Funds of funds are often used when investing in hedge funds and private equity funds, as they typically have a high minimum investment level compared to traditional investment funds which precludes many from investing directly. In addition hedge fund and private equity investing is more complicated and higher risk than traditional collective investments.[citation needed] The lack of accessibility favors a FoF with a professional manager and built-in spread of risk.

Pension funds and other institutions often invest in funds of hedge funds for part or all of their "alternative asset" programs, i.e. investments other than traditional stock and bond holdings.

After allocation of the two levels of fees payable and taxation, returns on FoF investments will generally be lower than single-manager funds.

The due diligence and safety of investing in FoFs has come under question as a result of the Bernie Madoff scandal, where many FoFs put substantial investments into the scheme. It became clear that a motivation for this was the lack of fees by Madoff which gave the illusion that the FoF was performing well. The due diligence of the FoFs apparently did not include asking why Madoff was not making this charge for his services.[2] 2008 and 2009 saw fund of funds take a battering from investors and the media on all fronts from the hollow promises made by over-eager marketers to the strength (or lack) of their due diligence processes to those carefully explained and eminently justifiable extra layers of fees, all reaching their zenith with the Bernie Madoff fiasco[3].

Private equity fund of funds

According to Preqin (formerly known as Private Equity Intelligence), in 2006 funds investing in other private equity funds (i.e., fund of funds, including secondary funds) amounted to 14% of all committed capital in the private equity market. The following ranking of private equity fund of fund investment managers is based on information published by Private Equity Intelligence:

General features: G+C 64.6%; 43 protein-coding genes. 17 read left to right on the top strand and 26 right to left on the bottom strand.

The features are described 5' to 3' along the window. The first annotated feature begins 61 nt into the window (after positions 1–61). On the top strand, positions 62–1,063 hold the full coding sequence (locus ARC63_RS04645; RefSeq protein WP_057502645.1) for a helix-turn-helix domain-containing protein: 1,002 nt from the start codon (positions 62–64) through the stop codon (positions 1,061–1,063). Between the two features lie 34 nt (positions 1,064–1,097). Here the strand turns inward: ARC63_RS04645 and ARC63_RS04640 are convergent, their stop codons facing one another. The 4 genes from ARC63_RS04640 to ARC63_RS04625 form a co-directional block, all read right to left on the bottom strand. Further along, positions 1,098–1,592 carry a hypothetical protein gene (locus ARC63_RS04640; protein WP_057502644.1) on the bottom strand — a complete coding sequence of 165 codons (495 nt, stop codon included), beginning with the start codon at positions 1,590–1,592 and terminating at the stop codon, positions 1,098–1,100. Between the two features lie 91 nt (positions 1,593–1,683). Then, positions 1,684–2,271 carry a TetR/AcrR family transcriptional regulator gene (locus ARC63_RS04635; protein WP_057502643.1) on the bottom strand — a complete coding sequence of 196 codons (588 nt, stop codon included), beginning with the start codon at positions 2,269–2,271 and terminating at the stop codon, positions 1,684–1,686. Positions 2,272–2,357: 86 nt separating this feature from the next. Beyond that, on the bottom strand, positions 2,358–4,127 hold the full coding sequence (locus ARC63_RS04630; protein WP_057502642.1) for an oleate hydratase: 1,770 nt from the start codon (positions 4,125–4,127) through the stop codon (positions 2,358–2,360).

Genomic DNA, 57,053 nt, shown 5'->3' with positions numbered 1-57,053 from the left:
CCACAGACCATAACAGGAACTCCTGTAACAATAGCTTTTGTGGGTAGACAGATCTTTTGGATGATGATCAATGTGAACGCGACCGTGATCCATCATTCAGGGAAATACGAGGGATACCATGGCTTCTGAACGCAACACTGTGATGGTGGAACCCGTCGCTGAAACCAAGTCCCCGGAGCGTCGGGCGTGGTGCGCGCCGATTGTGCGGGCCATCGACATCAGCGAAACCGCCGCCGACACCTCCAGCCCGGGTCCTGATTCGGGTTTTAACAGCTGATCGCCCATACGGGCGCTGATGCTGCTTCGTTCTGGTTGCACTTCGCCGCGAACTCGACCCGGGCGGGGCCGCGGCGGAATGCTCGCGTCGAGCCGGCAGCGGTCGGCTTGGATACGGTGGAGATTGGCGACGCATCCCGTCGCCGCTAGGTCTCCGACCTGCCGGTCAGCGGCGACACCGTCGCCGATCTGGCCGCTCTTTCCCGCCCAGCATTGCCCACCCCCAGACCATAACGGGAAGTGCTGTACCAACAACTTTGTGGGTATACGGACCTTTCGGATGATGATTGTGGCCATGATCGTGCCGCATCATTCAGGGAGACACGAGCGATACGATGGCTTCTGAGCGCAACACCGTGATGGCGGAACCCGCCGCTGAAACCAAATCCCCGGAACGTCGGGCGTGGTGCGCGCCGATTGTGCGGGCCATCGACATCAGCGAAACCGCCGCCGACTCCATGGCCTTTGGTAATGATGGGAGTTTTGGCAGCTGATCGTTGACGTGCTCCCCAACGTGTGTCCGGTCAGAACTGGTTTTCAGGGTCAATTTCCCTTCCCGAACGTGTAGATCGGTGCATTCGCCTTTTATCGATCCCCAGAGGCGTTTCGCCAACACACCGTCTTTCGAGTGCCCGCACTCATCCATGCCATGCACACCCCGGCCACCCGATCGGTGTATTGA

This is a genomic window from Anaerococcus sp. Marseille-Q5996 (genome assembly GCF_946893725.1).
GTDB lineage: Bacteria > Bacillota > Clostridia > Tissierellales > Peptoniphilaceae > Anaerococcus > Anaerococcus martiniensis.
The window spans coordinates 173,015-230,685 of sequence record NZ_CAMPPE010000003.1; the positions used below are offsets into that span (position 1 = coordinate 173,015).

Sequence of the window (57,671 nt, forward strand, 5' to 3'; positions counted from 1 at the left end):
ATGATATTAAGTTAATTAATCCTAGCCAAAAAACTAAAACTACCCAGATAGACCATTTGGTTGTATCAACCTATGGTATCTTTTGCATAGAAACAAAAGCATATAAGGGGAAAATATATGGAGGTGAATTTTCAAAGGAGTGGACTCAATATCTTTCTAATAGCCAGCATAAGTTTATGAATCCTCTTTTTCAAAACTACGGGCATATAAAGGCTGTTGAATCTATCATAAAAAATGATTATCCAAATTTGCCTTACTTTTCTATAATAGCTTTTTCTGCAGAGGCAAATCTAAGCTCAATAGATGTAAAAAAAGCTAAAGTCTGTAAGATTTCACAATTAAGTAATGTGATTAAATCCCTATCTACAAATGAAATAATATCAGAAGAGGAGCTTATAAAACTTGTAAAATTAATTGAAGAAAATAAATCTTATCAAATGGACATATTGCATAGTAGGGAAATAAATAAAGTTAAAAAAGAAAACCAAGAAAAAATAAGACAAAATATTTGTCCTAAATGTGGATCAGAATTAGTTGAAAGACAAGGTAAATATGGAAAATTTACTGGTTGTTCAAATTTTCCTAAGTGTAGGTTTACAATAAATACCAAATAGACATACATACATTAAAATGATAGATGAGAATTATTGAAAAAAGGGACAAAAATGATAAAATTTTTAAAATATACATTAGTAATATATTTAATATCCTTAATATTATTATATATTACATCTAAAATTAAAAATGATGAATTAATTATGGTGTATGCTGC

Rank Name of the firm Currently Committed to PE
(billions of USD)
Headquarters
1 AlpInvest Partners $42.3 Netherlands Amsterdam
2 AXA Private Equity $34.9 France Paris
3 AIG Investments $24.6 United States New York
4 Goldman Sachs Private Equity Group $24.0 United States New York
5 Pantheon Ventures $22.6 United Kingdom London
6 Pathway Capital Management $20.6 United States Irvine, California
7 Capital Dynamics $20.0 Switzerland Zug, Switzerland
8 Partners Group $19.6 Switzerland Baar-Zug, Switzerland
9 Lehman Brothers $19.0 United States New York
10 HarbourVest Partners $17.8 United States Boston, Massachusetts
11 PCG Asset Management $15.0 United States San Diego, California
12 Credit Suisse Customized Fund Investment Group $14.0 United States New York
13 LGT Capital Partners $13.5 Switzerland Pfaeffikon, Switzerland
14 Adams Street Partners $12.0 United States Chicago, Illinois
15 Horizon21 Alternative Investments $11.5 Switzerland Pfaeffikon, Switzerland
16 Standard Life Investments $9.3 United Kingdom London